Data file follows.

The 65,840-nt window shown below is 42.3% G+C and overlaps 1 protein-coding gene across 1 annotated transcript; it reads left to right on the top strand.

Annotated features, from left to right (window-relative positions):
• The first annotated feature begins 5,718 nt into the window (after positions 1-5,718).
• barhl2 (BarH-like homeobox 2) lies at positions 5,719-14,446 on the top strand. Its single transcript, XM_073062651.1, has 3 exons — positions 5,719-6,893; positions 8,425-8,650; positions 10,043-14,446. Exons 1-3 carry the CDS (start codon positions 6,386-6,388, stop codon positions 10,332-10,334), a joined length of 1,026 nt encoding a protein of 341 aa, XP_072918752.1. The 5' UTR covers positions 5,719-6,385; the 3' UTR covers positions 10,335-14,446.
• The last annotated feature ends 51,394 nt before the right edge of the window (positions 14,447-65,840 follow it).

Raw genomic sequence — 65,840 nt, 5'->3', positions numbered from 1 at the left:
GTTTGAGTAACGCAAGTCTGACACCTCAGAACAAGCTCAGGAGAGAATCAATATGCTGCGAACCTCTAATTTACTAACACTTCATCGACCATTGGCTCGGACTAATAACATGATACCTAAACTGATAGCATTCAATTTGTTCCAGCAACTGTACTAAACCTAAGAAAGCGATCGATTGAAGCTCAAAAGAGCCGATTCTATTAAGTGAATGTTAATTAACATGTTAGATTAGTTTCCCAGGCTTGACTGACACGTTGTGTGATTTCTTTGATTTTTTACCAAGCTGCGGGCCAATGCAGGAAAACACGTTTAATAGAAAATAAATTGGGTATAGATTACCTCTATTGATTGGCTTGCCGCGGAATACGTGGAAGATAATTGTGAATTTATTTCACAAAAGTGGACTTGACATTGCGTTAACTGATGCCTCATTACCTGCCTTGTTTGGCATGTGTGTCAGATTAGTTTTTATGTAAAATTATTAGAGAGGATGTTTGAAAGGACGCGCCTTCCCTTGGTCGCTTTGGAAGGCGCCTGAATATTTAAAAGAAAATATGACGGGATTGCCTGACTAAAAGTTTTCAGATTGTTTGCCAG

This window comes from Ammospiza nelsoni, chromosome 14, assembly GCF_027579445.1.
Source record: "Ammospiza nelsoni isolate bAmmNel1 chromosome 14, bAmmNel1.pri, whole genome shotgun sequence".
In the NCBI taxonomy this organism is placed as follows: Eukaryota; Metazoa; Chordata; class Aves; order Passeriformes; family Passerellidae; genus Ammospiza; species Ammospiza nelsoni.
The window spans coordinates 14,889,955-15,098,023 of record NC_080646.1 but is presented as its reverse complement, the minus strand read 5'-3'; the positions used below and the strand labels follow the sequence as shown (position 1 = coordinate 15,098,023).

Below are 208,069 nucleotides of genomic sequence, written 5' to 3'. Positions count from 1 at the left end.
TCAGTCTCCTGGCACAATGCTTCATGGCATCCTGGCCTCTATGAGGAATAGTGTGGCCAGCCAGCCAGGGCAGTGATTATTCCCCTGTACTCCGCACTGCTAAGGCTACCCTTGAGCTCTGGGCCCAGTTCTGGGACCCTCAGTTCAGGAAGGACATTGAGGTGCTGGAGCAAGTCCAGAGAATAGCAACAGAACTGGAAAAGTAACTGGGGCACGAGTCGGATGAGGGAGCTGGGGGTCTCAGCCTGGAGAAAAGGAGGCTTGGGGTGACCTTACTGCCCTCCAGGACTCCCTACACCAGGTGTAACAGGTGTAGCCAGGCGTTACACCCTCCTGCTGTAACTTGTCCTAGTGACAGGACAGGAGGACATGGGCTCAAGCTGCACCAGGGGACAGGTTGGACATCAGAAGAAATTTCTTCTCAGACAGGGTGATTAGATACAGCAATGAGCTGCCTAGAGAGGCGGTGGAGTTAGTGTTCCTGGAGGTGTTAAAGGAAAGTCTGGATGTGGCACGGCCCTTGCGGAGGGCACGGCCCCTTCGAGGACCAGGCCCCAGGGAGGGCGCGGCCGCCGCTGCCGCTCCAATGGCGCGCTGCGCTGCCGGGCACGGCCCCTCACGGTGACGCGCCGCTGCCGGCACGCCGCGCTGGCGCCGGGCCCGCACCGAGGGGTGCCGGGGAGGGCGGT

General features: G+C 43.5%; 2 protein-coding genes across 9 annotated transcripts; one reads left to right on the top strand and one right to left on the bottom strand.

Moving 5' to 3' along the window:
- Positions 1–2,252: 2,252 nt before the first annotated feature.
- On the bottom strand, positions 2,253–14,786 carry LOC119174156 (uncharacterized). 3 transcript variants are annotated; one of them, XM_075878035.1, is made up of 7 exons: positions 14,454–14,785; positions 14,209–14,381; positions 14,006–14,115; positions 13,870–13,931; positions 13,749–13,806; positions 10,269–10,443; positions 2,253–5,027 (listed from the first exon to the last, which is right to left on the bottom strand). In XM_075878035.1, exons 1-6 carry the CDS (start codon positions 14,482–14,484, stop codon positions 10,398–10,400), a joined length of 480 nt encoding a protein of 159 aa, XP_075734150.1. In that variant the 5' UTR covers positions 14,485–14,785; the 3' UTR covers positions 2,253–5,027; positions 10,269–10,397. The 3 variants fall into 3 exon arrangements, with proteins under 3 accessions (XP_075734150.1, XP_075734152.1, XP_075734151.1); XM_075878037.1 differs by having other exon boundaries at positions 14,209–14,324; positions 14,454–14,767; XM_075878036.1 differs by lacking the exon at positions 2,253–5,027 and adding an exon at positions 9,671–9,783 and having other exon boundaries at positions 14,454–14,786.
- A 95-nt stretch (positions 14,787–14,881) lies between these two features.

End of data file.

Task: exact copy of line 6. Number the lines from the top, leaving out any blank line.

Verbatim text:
Raw genomic sequence — 65,840 nt, 5'->3', positions numbered from 1 at the left: